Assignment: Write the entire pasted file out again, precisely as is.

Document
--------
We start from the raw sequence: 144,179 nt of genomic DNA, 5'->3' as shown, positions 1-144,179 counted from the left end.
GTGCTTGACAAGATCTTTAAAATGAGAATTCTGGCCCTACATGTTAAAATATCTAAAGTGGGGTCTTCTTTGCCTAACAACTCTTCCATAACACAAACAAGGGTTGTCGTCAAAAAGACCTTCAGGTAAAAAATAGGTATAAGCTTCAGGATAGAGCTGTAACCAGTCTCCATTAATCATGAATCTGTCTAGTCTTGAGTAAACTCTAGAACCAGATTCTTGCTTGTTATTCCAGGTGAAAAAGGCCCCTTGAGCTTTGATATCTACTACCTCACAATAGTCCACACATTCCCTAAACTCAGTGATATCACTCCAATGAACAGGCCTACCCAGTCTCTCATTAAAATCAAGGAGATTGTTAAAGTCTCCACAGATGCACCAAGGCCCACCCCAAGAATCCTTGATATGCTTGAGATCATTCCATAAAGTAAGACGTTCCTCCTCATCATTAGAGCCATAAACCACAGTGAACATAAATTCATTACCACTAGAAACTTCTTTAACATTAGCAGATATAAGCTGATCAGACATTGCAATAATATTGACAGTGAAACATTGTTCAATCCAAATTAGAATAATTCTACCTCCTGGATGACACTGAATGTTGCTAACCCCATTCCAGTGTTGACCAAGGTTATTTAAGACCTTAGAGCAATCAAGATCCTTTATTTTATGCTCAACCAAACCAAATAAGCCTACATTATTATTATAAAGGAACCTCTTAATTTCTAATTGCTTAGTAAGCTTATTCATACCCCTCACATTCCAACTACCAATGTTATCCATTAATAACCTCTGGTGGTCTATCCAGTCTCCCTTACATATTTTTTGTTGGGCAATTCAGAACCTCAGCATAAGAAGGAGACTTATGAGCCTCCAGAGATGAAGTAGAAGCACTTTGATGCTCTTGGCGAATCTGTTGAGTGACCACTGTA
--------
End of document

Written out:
We start from the raw sequence: 144,179 nt of genomic DNA, 5'->3' as shown, positions 1-144,179 counted from the left end.
GTGCTTGACAAGATCTTTAAAATGAGAATTCTGGCCCTACATGTTAAAATATCTAAAGTGGGGTCTTCTTTGCCTAACAACTCTTCCATAACACAAACAAGGGTTGTCGTCAAAAAGACCTTCAGGTAAAAAATAGGTATAAGCTTCAGGATAGAGCTGTAACCAGTCTCCATTAATCATGAATCTGTCTAGTCTTGAGTAAACTCTAGAACCAGATTCTTGCTTGTTATTCCAGGTGAAAAAGGCCCCTTGAGCTTTGATATCTACTACCTCACAATAGTCCACACATTCCCTAAACTCAGTGATATCACTCCAATGAACAGGCCTACCCAGTCTCTCATTAAAATCAAGGAGATTGTTAAAGTCTCCACAGATGCACCAAGGCCCACCCCAAGAATCCTTGATATGCTTGAGATCATTCCATAAAGTAAGACGTTCCTCCTCATCATTAGAGCCATAAACCACAGTGAACATAAATTCATTACCACTAGAAACTTCTTTAACATTAGCAGATATAAGCTGATCAGACATTGCAATAATATTGACAGTGAAACATTGTTCAATCCAAATTAGAATAATTCTACCTCCTGGATGACACTGAATGTTGCTAACCCCATTCCAGTGTTGACCAAGGTTATTTAAGACCTTAGAGCAATCAAGATCCTTTATTTTATGCTCAACCAAACCAAATAAGCCTACATTATTATTATAAAGGAACCTCTTAATTTCTAATTGCTTAGTAAGCTTATTCATACCCCTCACATTCCAACTACCAATGTTATCCATTAATAACCTCTGGTGGTCTATCCAGTCTCCCTTACATATTTTTTGTTGGGCAATTCAGAACCTCAGCATAAGAAGGAGACTTATGAGCCTCCAGAGATGAAGTAGAAGCACTTTGATGCTCTTGGCGAATCTGTTGAGTGACCACTGTA